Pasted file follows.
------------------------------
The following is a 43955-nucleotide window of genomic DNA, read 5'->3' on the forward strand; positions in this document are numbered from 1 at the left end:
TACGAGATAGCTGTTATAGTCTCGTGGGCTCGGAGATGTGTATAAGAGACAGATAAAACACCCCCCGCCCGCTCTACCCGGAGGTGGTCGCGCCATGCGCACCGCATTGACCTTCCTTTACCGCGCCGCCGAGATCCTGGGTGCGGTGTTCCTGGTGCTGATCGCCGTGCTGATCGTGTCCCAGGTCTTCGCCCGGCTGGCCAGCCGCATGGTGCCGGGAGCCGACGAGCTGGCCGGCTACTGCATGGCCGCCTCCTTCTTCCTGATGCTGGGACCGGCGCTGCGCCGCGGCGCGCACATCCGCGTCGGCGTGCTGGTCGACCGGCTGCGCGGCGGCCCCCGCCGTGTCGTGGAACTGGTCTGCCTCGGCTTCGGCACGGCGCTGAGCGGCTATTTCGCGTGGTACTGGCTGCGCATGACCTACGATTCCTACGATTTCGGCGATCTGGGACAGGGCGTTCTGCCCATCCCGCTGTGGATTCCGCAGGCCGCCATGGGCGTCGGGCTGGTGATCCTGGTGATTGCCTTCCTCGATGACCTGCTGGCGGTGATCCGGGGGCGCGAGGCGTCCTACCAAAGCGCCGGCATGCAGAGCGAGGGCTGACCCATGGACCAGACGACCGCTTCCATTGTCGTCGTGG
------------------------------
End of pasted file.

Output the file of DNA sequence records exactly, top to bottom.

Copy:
The following is a 43955-nucleotide window of genomic DNA, read 5'->3' on the forward strand; positions in this document are numbered from 1 at the left end:
TACGAGATAGCTGTTATAGTCTCGTGGGCTCGGAGATGTGTATAAGAGACAGATAAAACACCCCCCGCCCGCTCTACCCGGAGGTGGTCGCGCCATGCGCACCGCATTGACCTTCCTTTACCGCGCCGCCGAGATCCTGGGTGCGGTGTTCCTGGTGCTGATCGCCGTGCTGATCGTGTCCCAGGTCTTCGCCCGGCTGGCCAGCCGCATGGTGCCGGGAGCCGACGAGCTGGCCGGCTACTGCATGGCCGCCTCCTTCTTCCTGATGCTGGGACCGGCGCTGCGCCGCGGCGCGCACATCCGCGTCGGCGTGCTGGTCGACCGGCTGCGCGGCGGCCCCCGCCGTGTCGTGGAACTGGTCTGCCTCGGCTTCGGCACGGCGCTGAGCGGCTATTTCGCGTGGTACTGGCTGCGCATGACCTACGATTCCTACGATTTCGGCGATCTGGGACAGGGCGTTCTGCCCATCCCGCTGTGGATTCCGCAGGCCGCCATGGGCGTCGGGCTGGTGATCCTGGTGATTGCCTTCCTCGATGACCTGCTGGCGGTGATCCGGGGGCGCGAGGCGTCCTACCAAAGCGCCGGCATGCAGAGCGAGGGCTGACCCATGGACCAGACGACCGCTTCCATTGTCGTCGTGG